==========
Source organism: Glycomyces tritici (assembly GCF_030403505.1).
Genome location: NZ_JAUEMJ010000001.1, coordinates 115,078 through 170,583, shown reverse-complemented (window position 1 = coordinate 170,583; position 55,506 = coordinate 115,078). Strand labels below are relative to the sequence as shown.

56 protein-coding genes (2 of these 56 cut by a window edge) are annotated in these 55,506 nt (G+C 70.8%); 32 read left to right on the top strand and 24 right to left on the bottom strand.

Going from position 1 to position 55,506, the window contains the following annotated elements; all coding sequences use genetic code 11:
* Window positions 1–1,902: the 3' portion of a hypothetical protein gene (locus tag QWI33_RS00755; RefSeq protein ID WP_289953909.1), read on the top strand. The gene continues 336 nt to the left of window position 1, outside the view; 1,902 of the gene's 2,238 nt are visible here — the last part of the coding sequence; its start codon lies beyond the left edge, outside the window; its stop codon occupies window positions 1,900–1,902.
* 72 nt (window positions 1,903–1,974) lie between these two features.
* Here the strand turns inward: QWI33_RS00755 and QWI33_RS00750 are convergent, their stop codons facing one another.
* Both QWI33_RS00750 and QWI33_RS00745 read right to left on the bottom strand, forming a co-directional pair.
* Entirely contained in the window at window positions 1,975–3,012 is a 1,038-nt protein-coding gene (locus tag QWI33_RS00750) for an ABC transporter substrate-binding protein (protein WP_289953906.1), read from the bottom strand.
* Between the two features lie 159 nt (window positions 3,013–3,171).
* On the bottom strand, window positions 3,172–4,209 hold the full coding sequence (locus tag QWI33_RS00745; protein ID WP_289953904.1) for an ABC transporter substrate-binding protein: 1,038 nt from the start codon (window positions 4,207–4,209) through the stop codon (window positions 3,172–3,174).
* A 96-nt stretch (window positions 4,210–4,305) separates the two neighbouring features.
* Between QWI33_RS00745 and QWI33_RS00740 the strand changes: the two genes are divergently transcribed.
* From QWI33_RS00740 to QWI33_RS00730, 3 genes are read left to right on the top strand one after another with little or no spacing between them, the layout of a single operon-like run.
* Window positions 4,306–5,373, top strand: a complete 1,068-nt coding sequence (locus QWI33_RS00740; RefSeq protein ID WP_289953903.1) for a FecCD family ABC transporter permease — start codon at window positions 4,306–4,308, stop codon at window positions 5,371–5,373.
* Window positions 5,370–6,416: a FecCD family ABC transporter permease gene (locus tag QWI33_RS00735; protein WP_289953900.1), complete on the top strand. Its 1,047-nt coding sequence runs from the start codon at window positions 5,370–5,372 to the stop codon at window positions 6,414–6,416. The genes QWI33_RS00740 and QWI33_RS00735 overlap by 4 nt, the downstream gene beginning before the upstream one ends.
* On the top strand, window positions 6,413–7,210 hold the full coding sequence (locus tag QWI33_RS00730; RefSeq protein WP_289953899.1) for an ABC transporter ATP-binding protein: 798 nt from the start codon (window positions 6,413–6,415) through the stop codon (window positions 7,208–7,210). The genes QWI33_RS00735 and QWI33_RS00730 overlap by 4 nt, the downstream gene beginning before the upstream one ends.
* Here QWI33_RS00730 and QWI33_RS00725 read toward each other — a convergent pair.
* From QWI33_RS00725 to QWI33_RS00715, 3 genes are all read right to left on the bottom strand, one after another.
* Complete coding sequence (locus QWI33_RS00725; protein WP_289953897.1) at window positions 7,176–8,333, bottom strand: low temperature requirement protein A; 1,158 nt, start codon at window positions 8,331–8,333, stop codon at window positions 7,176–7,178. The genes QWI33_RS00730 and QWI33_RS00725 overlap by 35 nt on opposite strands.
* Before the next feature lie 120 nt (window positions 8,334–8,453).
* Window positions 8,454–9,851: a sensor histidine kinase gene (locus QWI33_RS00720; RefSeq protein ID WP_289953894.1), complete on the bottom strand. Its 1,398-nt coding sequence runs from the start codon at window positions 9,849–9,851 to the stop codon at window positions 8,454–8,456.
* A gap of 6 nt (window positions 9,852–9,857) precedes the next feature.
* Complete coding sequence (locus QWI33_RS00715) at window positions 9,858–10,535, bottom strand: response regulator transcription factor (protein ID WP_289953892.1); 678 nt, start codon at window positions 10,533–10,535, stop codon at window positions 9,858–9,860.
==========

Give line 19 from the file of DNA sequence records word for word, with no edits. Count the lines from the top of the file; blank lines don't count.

* From QWI33_RS00725 to QWI33_RS00715, 3 genes are all read right to left on the bottom strand, one after another.